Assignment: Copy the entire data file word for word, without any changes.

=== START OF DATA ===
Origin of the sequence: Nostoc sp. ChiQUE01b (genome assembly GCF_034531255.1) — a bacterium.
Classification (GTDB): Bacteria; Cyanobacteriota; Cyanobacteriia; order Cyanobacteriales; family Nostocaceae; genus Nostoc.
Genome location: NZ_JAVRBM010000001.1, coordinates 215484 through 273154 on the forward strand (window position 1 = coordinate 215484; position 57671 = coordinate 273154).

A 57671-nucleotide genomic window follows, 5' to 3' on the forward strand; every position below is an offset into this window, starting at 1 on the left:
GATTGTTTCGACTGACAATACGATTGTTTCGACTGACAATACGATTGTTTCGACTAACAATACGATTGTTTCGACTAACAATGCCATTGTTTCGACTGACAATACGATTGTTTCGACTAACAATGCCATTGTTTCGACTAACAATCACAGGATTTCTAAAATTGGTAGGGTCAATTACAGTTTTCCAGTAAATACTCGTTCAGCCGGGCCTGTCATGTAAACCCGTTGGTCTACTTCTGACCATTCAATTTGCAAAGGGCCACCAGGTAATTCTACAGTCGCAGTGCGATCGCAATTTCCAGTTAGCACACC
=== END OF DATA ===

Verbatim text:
Origin of the sequence: Nostoc sp. ChiQUE01b (genome assembly GCF_034531255.1) — a bacterium.
Classification (GTDB): Bacteria; Cyanobacteriota; Cyanobacteriia; order Cyanobacteriales; family Nostocaceae; genus Nostoc.
Genome location: NZ_JAVRBM010000001.1, coordinates 215484 through 273154 on the forward strand (window position 1 = coordinate 215484; position 57671 = coordinate 273154).

A 57671-nucleotide genomic window follows, 5' to 3' on the forward strand; every position below is an offset into this window, starting at 1 on the left:
GATTGTTTCGACTGACAATACGATTGTTTCGACTGACAATACGATTGTTTCGACTAACAATACGATTGTTTCGACTAACAATGCCATTGTTTCGACTGACAATACGATTGTTTCGACTAACAATGCCATTGTTTCGACTAACAATCACAGGATTTCTAAAATTGGTAGGGTCAATTACAGTTTTCCAGTAAATACTCGTTCAGCCGGGCCTGTCATGTAAACCCGTTGGTCTACTTCTGACCATTCAATTTGCAAAGGGCCACCAGGTAATTCTACAGTCGCAGTGCGATCGCAATTTCCAGTTAGCACACC